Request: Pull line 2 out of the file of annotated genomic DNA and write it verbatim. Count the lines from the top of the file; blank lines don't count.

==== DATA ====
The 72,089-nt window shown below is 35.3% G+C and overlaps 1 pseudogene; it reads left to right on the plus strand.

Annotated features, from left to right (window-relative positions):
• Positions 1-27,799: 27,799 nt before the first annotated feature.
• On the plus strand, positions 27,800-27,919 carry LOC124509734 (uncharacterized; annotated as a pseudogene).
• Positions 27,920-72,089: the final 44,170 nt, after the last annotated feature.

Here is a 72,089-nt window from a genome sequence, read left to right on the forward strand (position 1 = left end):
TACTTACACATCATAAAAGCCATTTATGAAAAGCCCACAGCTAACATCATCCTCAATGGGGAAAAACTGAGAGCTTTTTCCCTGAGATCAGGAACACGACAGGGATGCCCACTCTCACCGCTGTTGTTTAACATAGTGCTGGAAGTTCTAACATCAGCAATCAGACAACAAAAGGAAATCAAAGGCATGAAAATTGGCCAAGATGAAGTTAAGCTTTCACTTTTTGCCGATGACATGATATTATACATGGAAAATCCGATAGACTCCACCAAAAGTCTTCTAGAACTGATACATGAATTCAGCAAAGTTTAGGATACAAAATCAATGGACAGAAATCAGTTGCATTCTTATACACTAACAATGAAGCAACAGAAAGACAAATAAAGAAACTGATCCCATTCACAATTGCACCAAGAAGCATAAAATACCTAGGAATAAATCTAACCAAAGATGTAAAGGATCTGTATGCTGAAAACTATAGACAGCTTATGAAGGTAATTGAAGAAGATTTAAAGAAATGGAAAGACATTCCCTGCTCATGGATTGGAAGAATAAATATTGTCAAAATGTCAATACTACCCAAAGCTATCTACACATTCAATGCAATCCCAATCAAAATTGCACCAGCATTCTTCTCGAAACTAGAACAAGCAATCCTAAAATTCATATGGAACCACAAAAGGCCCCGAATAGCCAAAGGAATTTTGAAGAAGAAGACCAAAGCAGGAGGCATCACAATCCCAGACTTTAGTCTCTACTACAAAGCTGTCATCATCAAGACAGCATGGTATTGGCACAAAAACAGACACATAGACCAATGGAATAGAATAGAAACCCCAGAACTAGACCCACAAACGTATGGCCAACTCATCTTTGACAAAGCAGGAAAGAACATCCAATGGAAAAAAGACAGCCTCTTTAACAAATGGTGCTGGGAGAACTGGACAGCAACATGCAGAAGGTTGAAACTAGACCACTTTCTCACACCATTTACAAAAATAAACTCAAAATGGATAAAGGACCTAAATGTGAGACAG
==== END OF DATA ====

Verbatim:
Annotated features, from left to right (window-relative positions):